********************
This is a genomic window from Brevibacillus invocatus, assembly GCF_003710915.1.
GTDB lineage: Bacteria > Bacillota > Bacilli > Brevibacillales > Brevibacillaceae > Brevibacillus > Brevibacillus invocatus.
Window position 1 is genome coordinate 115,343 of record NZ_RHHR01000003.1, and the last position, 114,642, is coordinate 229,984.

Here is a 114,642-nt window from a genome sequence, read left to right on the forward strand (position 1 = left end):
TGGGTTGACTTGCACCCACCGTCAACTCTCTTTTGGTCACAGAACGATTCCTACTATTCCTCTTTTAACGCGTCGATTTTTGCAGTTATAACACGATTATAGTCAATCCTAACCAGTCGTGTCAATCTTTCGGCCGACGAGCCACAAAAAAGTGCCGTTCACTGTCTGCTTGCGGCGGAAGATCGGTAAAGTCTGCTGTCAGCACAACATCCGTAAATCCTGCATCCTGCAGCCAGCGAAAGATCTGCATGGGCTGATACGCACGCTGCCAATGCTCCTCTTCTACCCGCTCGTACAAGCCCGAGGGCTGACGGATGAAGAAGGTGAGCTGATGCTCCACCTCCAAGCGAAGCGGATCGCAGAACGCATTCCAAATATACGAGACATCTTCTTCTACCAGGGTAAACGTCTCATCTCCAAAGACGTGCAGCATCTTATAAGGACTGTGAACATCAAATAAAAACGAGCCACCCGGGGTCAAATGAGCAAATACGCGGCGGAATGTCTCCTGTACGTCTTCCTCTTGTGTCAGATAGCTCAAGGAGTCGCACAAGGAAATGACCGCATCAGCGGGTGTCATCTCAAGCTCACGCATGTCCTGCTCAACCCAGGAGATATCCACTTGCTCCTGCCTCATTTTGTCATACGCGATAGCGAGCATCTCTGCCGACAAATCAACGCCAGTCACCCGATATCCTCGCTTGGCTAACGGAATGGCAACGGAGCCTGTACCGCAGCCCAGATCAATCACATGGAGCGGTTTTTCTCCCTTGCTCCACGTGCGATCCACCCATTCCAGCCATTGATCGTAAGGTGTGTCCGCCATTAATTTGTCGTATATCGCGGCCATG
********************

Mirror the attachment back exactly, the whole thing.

This is a genomic window from Brevibacillus invocatus, assembly GCF_003710915.1.
GTDB lineage: Bacteria > Bacillota > Bacilli > Brevibacillales > Brevibacillaceae > Brevibacillus > Brevibacillus invocatus.
Window position 1 is genome coordinate 115,343 of record NZ_RHHR01000003.1, and the last position, 114,642, is coordinate 229,984.

Here is a 114,642-nt window from a genome sequence, read left to right on the forward strand (position 1 = left end):
TGGGTTGACTTGCACCCACCGTCAACTCTCTTTTGGTCACAGAACGATTCCTACTATTCCTCTTTTAACGCGTCGATTTTTGCAGTTATAACACGATTATAGTCAATCCTAACCAGTCGTGTCAATCTTTCGGCCGACGAGCCACAAAAAAGTGCCGTTCACTGTCTGCTTGCGGCGGAAGATCGGTAAAGTCTGCTGTCAGCACAACATCCGTAAATCCTGCATCCTGCAGCCAGCGAAAGATCTGCATGGGCTGATACGCACGCTGCCAATGCTCCTCTTCTACCCGCTCGTACAAGCCCGAGGGCTGACGGATGAAGAAGGTGAGCTGATGCTCCACCTCCAAGCGAAGCGGATCGCAGAACGCATTCCAAATATACGAGACATCTTCTTCTACCAGGGTAAACGTCTCATCTCCAAAGACGTGCAGCATCTTATAAGGACTGTGAACATCAAATAAAAACGAGCCACCCGGGGTCAAATGAGCAAATACGCGGCGGAATGTCTCCTGTACGTCTTCCTCTTGTGTCAGATAGCTCAAGGAGTCGCACAAGGAAATGACCGCATCAGCGGGTGTCATCTCAAGCTCACGCATGTCCTGCTCAACCCAGGAGATATCCACTTGCTCCTGCCTCATTTTGTCATACGCGATAGCGAGCATCTCTGCCGACAAATCAACGCCAGTCACCCGATATCCTCGCTTGGCTAACGGAATGGCAACGGAGCCTGTACCGCAGCCCAGATCAATCACATGGAGCGGTTTTTCTCCCTTGCTCCACGTGCGATCCACCCATTCCAGCCATTGATCGTAAGGTGTGTCCGCCATTAATTTGTCGTATATCGCGGCCATG